Yom Kippur FAQWhat is Yom Kippur?
Yom Kippur is known as the Day of Atonement. It is a 25-hour period of fasting and intense prayer. It is a day of seeking forgiveness for wrongs done against Gone and fellow human beings. The evening and day of Yom Kippur are set aside for both public and private petitions and confessions of guilt. At the end of the day, one should consider themselves absolved by God.
Because of the long fasting, Jewish law requires one to eat a large and festive meal on the afternoon before Yom Kippur after the Mincha (afternoon) prayer.When is Yom Kippur?
It is the tenth day of Tishri. It begins on the 9th of Tishri at sundown and ends at sundown on the tenth. However, abstention from food and drink begins 30 minutes before sundown and ends 30 minutes after sundown (some communities celebrate it at sundown and then until 1 hour after sundown on the tenth).What is the origin of Yom Kippur and when was it first observed?
Yom Kippur began after Moses came down from Mount Sinai for the second time after breaking the original tablet of the Ten Commandments. The Israelites were worshiping a golden calf which caused a separation between them and God. To make up for this, they fasted, prayed, and repented. Ever since, the tradition has remained to hold it at the end of the holy ays of Rosh Hashana.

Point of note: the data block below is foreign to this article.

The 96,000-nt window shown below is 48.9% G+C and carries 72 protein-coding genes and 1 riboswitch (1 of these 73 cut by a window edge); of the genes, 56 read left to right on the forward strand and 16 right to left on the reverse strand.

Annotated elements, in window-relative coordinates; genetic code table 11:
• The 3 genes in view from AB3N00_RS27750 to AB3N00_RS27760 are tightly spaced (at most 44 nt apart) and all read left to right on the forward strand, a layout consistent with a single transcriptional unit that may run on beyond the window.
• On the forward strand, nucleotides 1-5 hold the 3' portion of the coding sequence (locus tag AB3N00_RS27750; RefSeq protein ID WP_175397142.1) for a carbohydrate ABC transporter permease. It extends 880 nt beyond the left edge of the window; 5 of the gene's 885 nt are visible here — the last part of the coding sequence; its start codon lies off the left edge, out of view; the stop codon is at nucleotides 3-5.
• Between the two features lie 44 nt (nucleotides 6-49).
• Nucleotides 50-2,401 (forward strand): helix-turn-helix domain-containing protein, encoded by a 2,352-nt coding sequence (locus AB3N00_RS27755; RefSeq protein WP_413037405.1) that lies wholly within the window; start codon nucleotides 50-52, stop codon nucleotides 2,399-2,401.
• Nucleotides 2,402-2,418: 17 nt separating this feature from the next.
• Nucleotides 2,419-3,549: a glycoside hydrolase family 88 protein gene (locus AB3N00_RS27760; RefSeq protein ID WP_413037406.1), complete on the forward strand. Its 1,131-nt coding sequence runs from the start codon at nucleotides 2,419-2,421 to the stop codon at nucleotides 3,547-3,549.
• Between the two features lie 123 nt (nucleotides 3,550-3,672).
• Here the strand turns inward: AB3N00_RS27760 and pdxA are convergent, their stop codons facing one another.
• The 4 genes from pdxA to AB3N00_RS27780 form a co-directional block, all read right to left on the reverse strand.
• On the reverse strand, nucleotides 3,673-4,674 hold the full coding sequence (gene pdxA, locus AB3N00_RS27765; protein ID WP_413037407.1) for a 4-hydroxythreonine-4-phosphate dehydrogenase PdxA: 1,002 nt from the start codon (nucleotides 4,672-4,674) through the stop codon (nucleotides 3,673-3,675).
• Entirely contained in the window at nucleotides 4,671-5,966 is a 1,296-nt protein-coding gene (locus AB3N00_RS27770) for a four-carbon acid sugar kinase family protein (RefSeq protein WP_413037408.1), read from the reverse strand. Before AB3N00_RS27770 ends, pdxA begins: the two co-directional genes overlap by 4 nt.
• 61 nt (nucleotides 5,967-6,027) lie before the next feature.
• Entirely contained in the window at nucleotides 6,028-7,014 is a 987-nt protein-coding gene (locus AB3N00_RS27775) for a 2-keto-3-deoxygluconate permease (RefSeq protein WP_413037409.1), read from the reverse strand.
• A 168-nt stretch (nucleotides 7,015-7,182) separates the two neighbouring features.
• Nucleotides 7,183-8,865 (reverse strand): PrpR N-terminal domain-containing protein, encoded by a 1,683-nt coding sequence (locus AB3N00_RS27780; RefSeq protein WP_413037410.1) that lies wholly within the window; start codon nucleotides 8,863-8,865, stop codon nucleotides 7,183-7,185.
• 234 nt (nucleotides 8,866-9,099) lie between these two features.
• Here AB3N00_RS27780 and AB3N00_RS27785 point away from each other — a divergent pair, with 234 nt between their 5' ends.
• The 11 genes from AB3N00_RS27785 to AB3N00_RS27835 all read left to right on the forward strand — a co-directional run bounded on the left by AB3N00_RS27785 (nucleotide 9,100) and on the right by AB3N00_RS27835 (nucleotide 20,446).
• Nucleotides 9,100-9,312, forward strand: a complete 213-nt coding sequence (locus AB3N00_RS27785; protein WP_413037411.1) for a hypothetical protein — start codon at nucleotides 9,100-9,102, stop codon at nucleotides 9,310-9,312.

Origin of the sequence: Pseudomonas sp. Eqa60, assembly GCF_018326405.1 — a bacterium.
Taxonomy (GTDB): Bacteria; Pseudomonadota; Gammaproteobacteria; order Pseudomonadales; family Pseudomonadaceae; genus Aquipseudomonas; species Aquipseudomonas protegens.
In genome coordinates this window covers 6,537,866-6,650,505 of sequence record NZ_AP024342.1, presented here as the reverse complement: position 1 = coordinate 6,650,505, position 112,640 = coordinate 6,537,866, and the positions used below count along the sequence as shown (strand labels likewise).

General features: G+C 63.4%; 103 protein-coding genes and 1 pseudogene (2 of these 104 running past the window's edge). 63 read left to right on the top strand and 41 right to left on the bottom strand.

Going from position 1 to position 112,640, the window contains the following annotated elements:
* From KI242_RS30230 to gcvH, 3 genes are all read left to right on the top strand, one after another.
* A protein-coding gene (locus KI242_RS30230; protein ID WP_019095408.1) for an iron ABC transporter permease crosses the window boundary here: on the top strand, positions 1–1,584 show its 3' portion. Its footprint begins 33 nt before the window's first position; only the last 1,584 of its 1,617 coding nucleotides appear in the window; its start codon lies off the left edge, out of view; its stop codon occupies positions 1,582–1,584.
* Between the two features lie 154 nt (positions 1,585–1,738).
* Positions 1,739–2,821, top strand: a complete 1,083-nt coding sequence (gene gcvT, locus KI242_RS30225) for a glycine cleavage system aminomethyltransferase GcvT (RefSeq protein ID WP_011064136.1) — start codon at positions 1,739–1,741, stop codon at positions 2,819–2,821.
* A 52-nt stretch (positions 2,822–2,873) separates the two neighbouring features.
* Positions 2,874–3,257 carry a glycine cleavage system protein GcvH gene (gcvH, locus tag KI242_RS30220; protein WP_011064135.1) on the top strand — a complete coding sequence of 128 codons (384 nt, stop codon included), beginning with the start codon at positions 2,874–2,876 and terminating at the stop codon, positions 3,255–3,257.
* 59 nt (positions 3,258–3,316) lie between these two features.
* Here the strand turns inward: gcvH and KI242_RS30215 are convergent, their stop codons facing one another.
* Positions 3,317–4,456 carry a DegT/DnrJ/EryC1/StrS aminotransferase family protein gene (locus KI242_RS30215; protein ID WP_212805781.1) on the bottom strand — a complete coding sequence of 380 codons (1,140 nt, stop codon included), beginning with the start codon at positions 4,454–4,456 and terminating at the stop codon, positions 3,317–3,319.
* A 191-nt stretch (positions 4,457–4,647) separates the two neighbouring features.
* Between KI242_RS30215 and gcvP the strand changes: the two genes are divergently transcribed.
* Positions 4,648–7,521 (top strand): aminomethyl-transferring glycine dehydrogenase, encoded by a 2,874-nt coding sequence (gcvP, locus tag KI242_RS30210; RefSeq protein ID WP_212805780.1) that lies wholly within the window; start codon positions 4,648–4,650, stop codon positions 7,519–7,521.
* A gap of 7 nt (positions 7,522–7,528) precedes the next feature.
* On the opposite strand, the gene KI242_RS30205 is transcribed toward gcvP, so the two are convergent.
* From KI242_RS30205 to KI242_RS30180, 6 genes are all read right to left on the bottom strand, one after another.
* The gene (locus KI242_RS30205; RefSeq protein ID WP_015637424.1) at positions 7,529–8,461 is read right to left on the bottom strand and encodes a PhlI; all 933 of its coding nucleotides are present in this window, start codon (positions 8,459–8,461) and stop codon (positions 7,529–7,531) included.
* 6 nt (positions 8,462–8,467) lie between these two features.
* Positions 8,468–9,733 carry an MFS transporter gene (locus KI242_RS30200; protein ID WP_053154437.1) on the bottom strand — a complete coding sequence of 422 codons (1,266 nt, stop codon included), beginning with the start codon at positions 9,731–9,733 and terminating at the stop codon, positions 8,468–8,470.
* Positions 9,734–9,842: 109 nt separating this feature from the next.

Article continues below...
You fast by not eating food or drinking liquids.What was the 1973 Yom Kippur War?
The Yom Kippur War was a surprise attack on Israel by Egypt and Syria on the day of Yom Kippur. The war lasted 20 days and is considered a failure by many Israelis. Even with the loss of land and loss of 2,700 lives, Israel did receive one win from the war--its first recognition as a nation from Egypt.When does Yom Kippur End?
Yom Kippur ends at sundown on the 10th of Tishri, but abstenation from food and drink ends 30 minutes after sundown (or an hour depending on the 25 hour period).What to wear on Yom Kippur?
White clothes are customary and leather shoes should not be worn. As well, perfumes, colognes, and lotions should not be used.
Rosh Hashanah FAQ
More on Judaism